“World’s Widest rectilinear f/2 lens for Micro Four Third cameras.
This lens is currently the widest rectilinear lens currently in the market for Micro Four Thirds Cameras. It gives an field of view equivalent to 15mm lenses in 35mm sensors. This allows MFT users to enjoy an impressive 110° ultra wide angle of view for a wide range of shooting needs despite the 2x crop factor. The wide angle of view and ultra-fast aperture are extremely valuable for astro-photography. This lens is super compact and lightweight for casual on-the-go use. A ultra-light version is also available for aerial photography usage….”
Micro Four Thirds rumours website 4/3 Rumors, sister site of Fujifilm rumours website Fuji Rumors, has uncovered an interview by Japanese digital camera site D.C Watch with the designers of the Olympus M.Zuiko Digital ED 25mm f/1.2 Pro prime lens about further such professional quality M.Zuiko Pro lenses to come. The interview is a good read even in its machine-translated English version.
The interview’s most promising revelation is that Olympus has been actively listening to customers and so the prime lens side of the M-Zuiko Pro series will soon be gaining a second f/1.2 maximum aperture lens, the Olympus M.Zuiko Digital ED 17mm f/1.2 Pro.
The 4/3 Rumors folks previously reported that Olympus had already designed two more fast f/1.2 primes, one of them being the 17mm. I wonder what the other is?
I am an unrepentant former Leica M-System rangefinder lens user from my magazine, newspaper and corporate photography days and became accustomed to the idea of mechanically superb, optically extraordinary, near-indestructible, colour-matched prime lens sets.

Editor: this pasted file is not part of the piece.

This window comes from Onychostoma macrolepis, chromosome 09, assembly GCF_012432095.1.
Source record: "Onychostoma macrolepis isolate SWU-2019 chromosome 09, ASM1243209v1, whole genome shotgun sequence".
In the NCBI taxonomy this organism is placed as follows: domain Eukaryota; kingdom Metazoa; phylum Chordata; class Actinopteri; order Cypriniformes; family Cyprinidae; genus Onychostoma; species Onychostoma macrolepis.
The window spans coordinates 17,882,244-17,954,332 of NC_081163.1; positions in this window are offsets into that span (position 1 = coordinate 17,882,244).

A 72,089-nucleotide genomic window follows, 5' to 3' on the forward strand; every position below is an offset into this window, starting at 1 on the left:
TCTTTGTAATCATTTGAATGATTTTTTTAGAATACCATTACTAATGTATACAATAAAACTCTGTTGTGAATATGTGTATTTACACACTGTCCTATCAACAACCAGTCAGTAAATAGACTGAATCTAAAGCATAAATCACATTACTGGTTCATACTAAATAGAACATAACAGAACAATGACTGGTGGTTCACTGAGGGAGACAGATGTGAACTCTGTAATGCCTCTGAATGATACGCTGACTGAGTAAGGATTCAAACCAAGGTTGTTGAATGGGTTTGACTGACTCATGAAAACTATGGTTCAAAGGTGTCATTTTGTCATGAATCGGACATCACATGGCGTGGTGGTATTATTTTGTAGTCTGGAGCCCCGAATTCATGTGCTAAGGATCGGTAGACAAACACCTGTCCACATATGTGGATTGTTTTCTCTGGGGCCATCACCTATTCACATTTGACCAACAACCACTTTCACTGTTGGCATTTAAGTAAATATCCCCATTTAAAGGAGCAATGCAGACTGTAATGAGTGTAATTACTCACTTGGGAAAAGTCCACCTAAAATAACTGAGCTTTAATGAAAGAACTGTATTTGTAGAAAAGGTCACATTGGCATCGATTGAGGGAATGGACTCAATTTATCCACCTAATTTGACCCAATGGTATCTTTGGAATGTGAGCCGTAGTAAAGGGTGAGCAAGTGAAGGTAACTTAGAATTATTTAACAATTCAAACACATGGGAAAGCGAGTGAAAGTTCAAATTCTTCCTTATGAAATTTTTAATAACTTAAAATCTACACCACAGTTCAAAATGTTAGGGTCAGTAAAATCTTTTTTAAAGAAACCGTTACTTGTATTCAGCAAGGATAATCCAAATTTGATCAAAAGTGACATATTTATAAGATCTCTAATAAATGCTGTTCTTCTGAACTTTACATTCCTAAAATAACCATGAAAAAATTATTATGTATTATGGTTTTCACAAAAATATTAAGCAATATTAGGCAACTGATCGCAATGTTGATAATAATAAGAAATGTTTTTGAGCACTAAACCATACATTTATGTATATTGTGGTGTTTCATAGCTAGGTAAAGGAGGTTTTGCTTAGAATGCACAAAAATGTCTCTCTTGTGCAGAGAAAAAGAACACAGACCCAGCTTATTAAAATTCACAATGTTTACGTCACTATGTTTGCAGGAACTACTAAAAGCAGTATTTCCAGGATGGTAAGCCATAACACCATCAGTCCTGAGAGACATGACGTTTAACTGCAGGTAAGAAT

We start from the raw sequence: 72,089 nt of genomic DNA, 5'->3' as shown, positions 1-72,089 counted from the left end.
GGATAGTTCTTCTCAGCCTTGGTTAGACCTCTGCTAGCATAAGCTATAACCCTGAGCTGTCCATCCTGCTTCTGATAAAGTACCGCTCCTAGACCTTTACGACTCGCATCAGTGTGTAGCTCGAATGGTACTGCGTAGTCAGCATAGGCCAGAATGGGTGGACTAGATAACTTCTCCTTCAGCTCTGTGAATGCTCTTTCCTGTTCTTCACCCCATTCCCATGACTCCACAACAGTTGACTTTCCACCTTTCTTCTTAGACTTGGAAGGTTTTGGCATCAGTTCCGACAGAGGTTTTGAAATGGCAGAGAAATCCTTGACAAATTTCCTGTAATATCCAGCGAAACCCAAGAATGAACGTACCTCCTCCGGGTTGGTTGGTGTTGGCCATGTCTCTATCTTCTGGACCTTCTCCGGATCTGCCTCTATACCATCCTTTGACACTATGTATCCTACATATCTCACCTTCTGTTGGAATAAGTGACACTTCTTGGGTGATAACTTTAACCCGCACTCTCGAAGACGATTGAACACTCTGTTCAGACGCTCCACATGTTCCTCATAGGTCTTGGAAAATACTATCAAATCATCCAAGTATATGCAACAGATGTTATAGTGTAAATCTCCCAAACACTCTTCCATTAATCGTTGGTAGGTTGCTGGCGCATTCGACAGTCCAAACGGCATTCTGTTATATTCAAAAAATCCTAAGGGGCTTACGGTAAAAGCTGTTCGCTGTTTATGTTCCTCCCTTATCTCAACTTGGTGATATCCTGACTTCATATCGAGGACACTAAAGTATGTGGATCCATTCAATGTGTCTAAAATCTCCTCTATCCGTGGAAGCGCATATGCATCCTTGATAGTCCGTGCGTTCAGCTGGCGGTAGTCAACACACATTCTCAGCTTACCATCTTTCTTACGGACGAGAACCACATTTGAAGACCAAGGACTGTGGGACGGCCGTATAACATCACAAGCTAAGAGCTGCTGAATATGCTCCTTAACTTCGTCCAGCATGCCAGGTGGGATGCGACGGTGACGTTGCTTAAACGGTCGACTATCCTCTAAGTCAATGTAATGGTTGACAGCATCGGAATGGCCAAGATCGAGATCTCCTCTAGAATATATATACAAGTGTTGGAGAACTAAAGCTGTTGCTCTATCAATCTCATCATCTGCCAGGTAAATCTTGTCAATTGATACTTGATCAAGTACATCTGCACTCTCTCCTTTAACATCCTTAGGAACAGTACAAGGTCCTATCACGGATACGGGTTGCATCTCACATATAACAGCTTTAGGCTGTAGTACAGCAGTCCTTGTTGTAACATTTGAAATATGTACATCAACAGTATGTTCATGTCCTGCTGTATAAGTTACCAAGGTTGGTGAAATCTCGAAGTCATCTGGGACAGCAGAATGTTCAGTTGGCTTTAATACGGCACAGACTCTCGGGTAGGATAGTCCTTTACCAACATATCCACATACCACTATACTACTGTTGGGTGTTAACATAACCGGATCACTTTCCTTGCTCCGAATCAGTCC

Although I did not manage to build a Leica lens lineup as well-populated as the one illustrated below, I came close and happily relied on them for many years. Each focal length was just right for the tasks for which I bought it and each earned its place in my lens kit again and again.
Three Well-Spaced Lens Lineups
The current Olympus M.Zuiko Pro prime and zoom lens range from 8mm through to 300mm focal lengths.
My personal benchmark for well-spaced colour-matched sets of professional-quality primes, Leica’s Summicron-M f/2 lenses with the 21mm Summilux-M thrown in at the wide end.
The current Veydra Mini Prime cinema lens lineup, from 12mm through to 85mm all at a maximum aperture of T2.2.
Contemporary videography and stills photography make more demands of lenses than stills photography as I practiced it during the analog era ever did. Now that we are in the midst of the 4K era and Panasonic’s Lumix GH5 is introducing us to 6K video through its video-based 6K Photo functionality, optics must be sharper, better corrected and more highly resolved.
I am now a zoom lens convert thanks to the Olympus M.Zuiko Digital ED 12-40mm f/2.8 Pro and its f/2.8 sister zooms in the 7-14mm and 40-150mm focal lengths but they have their limitations when shooting in available darkness.
That essential three-zoom lens kit needs to be supplemented with matching high speed prime lenses when light is in limited supply and when bokeh and subject against background separation is an essential storytelling element.
The Olympus M.Zuiko Digital ED 25mm f/1.2 Pro fills the gap in the middle of the focal length range and the Olympus M.Zuiko Digital ED 17mm f/1.2 Pro, with that focal length being my most relied-on of all time, will be a welcome second.
I would love to see several other M.Zuiko Pro primes make their appearance soon and the obvious focal lengths would be 10.5mm, 14mm and 42.5mm. The latter would clearly benefit from an f/1.2 maximum aperture though it would not be absolutely crucial for the wider two.
I know that Olympus makes some excellent prime lenses in its Premium lens range, but the M.Zuiko Pro lenses are a leap above as professional instruments able to endure some of the most challenging conditions in which documentary photographs and movies are made.
I have non-M.Zuiko Pro lenses for less challenging work, but my Leica days raised the bar high and the M.Zuiko Pro zooms and prime lenses approach that high standard.